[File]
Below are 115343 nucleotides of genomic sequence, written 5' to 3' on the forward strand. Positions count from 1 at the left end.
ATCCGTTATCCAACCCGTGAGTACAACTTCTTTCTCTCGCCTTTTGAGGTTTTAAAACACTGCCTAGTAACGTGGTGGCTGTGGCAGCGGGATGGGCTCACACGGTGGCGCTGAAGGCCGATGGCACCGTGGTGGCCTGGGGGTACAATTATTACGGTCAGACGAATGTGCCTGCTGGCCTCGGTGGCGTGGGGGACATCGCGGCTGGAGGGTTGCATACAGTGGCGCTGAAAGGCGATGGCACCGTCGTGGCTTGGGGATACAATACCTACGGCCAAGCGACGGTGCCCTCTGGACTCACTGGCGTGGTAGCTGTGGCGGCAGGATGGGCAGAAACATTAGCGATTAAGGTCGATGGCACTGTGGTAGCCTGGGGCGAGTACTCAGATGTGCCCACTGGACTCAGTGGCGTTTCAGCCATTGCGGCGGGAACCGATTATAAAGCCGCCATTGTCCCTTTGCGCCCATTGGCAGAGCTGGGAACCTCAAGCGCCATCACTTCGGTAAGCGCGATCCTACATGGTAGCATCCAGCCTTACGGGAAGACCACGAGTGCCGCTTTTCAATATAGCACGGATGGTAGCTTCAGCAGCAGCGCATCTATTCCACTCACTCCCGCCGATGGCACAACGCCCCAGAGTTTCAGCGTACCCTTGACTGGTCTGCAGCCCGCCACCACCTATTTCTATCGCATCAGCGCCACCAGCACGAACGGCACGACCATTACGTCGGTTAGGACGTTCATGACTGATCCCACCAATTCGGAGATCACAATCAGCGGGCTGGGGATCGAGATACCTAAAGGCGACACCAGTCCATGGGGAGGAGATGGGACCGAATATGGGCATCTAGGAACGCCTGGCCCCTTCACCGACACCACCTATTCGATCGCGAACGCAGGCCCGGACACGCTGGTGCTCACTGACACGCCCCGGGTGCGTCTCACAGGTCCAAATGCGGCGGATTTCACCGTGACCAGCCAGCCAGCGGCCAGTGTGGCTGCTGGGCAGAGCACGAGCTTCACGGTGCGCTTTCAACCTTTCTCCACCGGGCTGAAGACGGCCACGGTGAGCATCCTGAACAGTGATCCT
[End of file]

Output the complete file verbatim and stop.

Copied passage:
Below are 115343 nucleotides of genomic sequence, written 5' to 3' on the forward strand. Positions count from 1 at the left end.
ATCCGTTATCCAACCCGTGAGTACAACTTCTTTCTCTCGCCTTTTGAGGTTTTAAAACACTGCCTAGTAACGTGGTGGCTGTGGCAGCGGGATGGGCTCACACGGTGGCGCTGAAGGCCGATGGCACCGTGGTGGCCTGGGGGTACAATTATTACGGTCAGACGAATGTGCCTGCTGGCCTCGGTGGCGTGGGGGACATCGCGGCTGGAGGGTTGCATACAGTGGCGCTGAAAGGCGATGGCACCGTCGTGGCTTGGGGATACAATACCTACGGCCAAGCGACGGTGCCCTCTGGACTCACTGGCGTGGTAGCTGTGGCGGCAGGATGGGCAGAAACATTAGCGATTAAGGTCGATGGCACTGTGGTAGCCTGGGGCGAGTACTCAGATGTGCCCACTGGACTCAGTGGCGTTTCAGCCATTGCGGCGGGAACCGATTATAAAGCCGCCATTGTCCCTTTGCGCCCATTGGCAGAGCTGGGAACCTCAAGCGCCATCACTTCGGTAAGCGCGATCCTACATGGTAGCATCCAGCCTTACGGGAAGACCACGAGTGCCGCTTTTCAATATAGCACGGATGGTAGCTTCAGCAGCAGCGCATCTATTCCACTCACTCCCGCCGATGGCACAACGCCCCAGAGTTTCAGCGTACCCTTGACTGGTCTGCAGCCCGCCACCACCTATTTCTATCGCATCAGCGCCACCAGCACGAACGGCACGACCATTACGTCGGTTAGGACGTTCATGACTGATCCCACCAATTCGGAGATCACAATCAGCGGGCTGGGGATCGAGATACCTAAAGGCGACACCAGTCCATGGGGAGGAGATGGGACCGAATATGGGCATCTAGGAACGCCTGGCCCCTTCACCGACACCACCTATTCGATCGCGAACGCAGGCCCGGACACGCTGGTGCTCACTGACACGCCCCGGGTGCGTCTCACAGGTCCAAATGCGGCGGATTTCACCGTGACCAGCCAGCCAGCGGCCAGTGTGGCTGCTGGGCAGAGCACGAGCTTCACGGTGCGCTTTCAACCTTTCTCCACCGGGCTGAAGACGGCCACGGTGAGCATCCTGAACAGTGATCCT